A few weeks ago I was glued to the addictive TV-computer super-combo, following the London riots with a mix of fascination and revulsion. Like many, I was appalled by the random violence overtaking the city. It might be plus normale for English society, but to me it was horrifying. And yet, it was hard to turn off and turn away, at least in part because I lived in London a little over ten years ago. As well as being one of the world’s great capital cities (I seem to have a penchant for living in them), it is also a personal favorite. Culture dominates every aspect of urban life there, from the markets and bars around Camden Town to the free museums and old-meets-new architecture, from casual pubs to high-end galleries – London, with its heady mix of history, high art, and street life, is a dazzling place.
I recently reflected on how much I felt at home in London when I lived there, and how it wasn’t that much of stretch to ingratiate myself there socially and culturally. I wondered, because of Canada being a Commonwealth nation, if the British mindset had seeped in. I may still grit my teeth at the thought of having a Governor-General, and seeing the Queen on Canadian currency (perhaps a little more over the years), but there’s something resoundingly vital about the connection , which made the events of mid-August even more upsetting. London will always be home on some level.
On the flip, monarchy-less side of that coin, charting the week that was in New York was a harrowing ordeal, perhaps because of its proximity to Toronto, and its proximity to my having lived there only a month ago. Like London, culture is everywhere in NYC, but it’s done differently; no one’s tied down by history (or violently kicking against it) so much as integrating it effortlessly into every day life. Old delis, noodle joints, and dive bars (coming down too quickly) are peppered with old, cracked photographs of celebrities, memories, streets, and faces. It isn’t high art – you can’t buy them. (By contrast, a fast-food joint in west part of Toronto has willfully-worn photos of recent events for sale along its walls for hundreds of dollars.)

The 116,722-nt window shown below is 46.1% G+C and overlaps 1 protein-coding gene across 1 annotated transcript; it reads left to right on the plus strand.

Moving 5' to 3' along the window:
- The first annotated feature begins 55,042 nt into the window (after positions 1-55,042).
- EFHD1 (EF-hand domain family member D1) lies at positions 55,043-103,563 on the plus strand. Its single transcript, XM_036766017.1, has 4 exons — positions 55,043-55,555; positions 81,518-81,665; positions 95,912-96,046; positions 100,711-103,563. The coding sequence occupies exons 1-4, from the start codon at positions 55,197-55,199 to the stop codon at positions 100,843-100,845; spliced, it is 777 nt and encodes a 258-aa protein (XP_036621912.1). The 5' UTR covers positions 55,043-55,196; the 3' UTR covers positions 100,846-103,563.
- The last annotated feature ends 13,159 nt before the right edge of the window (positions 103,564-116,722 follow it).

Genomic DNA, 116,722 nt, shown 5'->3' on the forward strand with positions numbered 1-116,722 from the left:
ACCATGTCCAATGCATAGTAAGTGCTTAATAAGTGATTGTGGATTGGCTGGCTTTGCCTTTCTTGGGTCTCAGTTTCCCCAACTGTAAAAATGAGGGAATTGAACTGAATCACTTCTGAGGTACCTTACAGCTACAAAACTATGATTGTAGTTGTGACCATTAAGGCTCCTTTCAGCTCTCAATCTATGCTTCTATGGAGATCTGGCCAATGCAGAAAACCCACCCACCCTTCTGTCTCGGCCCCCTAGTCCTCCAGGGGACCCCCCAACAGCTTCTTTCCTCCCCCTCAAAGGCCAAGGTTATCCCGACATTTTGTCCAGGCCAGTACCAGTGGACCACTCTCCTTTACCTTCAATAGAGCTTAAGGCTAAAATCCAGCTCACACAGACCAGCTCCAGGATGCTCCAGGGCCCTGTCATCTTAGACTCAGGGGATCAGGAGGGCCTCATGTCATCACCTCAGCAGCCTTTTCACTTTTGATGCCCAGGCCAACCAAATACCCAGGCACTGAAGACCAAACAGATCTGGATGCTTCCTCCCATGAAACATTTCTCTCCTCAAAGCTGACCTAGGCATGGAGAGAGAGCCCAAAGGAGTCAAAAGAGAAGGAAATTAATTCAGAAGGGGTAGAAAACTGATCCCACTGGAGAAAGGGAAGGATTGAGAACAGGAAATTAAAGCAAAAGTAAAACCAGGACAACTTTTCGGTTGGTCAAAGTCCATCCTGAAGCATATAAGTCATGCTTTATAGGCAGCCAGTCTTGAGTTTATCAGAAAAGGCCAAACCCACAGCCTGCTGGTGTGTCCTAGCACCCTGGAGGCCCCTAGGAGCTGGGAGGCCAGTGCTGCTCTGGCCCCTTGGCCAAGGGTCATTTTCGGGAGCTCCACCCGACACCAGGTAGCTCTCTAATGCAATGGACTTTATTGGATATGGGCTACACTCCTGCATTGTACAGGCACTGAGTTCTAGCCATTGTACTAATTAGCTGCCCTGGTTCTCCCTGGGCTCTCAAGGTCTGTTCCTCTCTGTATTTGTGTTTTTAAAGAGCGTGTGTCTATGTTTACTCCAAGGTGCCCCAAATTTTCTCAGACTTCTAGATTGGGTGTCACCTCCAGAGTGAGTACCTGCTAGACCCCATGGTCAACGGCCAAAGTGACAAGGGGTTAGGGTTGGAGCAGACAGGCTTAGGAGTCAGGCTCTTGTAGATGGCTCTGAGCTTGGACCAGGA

You can’t buy the kind of energy a place like New York has, though people have peddled that fantasy to the naive and wide-eyed now for centuries. You pay for the museums, it’s true, but New Yorkers go on the free nights before grabbing takeaway and heading home. Culture is so much a part of everyday life there – graffiti-strewn walls, old/new architecture, free concerts, impromptu performances -so as to be taken for granted. It’s taken for granted because it can be, because that’s the strange, exhausting beauty of a Republic, and of what it stands for: if you don’t like it, it doesn’t matter, no one’s mandating you to accept anything, go make something yourself and see if you can do better. Everyone else has.
This shrugging, casually f*ck-it attitude, combined with the fiery-eyed ethos of self-determination and truth-or-dare initiative, creates the perfect storm for me to create in. But I don’t like to see the literal perfect storm floating over a place I love -or literal riots. This summer’s series of challenges make me wonder what art -theater, dance, film, music, and visuals -will come out, is being conceived this very moment, has been shaped by calamity and chaos. I’ve been writing non-stop the last few weeks, which explains my lack of posting here. But, with plans afoot to expand, diversify, and cultivate, the calamity and chaos of the summer will, hopefully, lead gracefully into the orderly repose of fall. To quote a favorite song, Everything Must Change.
All photos taken from my Flickr photostream.